• Steve-669014 October 1, 2011 Reply

        Hi Angie…I understand your pointed question to Lucyna, infering there is “absolutely” no excuse for abortion. However there is church teaching on something called “Double Effect.” Lucyna’s examples do not fit into any Catholic teaching, but in a situation where the mother needs a risky operation to save her life that includes the possibility of killing the fetus, or to give birth that would result in either the death of the baby or the mother, a decision needs to be made. Counceling through the Bishop’s office should be advised.

        So then, on any of the 7/7 questions, a truly committed Catholic should find a need to have their doubts and questions thoroughly investigated. The one’s who are not so committed will not make the effort. So then the questions remain too shallow a guage on first glance to know what a person might be thinking. Actually, I think it might be a good ice-breaker to bring up the 7/7 whether a person agrees with all of them or not!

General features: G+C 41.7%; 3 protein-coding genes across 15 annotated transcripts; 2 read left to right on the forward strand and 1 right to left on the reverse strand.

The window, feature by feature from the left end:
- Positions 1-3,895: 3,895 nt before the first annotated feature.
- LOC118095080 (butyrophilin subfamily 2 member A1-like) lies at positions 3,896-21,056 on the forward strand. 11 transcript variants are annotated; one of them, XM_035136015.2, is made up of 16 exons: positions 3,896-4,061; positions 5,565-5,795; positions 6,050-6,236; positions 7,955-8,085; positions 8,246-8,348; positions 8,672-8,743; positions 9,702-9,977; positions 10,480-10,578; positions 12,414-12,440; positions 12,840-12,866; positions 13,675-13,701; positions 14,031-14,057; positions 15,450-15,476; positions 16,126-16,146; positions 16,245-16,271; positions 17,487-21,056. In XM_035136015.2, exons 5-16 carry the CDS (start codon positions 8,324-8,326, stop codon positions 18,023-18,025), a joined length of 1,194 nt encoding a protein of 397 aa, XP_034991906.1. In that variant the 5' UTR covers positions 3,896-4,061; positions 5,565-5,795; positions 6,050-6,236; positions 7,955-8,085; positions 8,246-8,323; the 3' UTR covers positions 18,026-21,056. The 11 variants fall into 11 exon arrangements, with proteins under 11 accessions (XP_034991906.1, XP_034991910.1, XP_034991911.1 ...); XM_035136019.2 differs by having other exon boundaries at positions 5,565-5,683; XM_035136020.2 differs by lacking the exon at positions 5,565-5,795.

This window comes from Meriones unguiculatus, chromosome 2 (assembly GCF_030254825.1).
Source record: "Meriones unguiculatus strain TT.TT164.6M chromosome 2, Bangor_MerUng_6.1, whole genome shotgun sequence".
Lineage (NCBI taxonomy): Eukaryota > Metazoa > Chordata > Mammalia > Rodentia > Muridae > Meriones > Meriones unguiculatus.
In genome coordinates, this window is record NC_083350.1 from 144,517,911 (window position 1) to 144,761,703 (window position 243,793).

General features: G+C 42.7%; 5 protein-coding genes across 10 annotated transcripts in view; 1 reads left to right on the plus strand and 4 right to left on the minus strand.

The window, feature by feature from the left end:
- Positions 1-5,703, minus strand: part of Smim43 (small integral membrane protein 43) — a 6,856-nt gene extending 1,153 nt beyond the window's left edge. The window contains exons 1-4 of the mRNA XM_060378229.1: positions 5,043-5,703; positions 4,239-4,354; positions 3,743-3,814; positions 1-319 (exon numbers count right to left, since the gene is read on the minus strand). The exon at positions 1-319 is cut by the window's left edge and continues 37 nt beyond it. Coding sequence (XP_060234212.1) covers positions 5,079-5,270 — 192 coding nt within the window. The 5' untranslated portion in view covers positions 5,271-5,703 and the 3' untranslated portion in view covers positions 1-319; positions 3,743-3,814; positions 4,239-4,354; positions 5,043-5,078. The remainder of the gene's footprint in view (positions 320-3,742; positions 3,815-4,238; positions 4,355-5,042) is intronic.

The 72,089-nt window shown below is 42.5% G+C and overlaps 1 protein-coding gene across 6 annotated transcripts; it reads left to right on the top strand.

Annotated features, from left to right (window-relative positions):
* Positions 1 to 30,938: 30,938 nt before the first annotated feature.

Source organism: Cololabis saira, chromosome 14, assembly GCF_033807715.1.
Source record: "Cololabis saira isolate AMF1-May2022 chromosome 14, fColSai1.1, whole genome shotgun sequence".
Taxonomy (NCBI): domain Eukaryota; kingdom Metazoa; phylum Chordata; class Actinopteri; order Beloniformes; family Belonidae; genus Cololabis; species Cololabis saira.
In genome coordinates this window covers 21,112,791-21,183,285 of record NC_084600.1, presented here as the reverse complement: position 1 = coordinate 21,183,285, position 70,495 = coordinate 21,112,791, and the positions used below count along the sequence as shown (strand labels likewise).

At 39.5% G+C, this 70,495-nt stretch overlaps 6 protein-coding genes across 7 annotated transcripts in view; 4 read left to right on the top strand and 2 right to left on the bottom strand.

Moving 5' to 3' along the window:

7. Jessica-556183 September 28, 2011 Reply

    I saw someone had “no” for the church’s teaching on the Eucharist. I was totally confused by that. The Real Presence is at the heart of being Catholic! But I guess I missed my oppurtunity to open a dialogue, because I just pressed NEXT.

  8. Patrick-606389 September 27, 2011 Reply

    what I find disconcerting is that so many Catholics claim to have never read the Bible or been exposed to the foundational(Doctrine) principles of what it means to be Catholic. I would be curious to know just anyone who claims to have been exposed to CAtholocism as you say you have — has never even opened a Bible. You’re parents never encouraged you to read the Bible given at your 1st Communion or Confession? Every Sunday at Mass both New Testament and Old were read — and a sermon on either and sometimes all three reading was delivered. In all that time at CAtholic school — te Churches position on matters of faith were never addressed? LOL … this is just perplexing. I won’t get into any matters of the Seven that do not pertain to Scripture in context Papacy, whether MAry was born of a virgin . . . none of that is referenced in the Bible and Holy utterances which are not supported by scripture well, just don’t matter to me and my life in Christ. But this if someone claims that they are a Christian/Catholic and is not practicing celibacy — my big deal — then that matters. Scripture is clear on the matter. And while I will avoid disparaging their person. I will certainly rule them out. If their divorce is not based on infidelity that that rules them out as a spouse.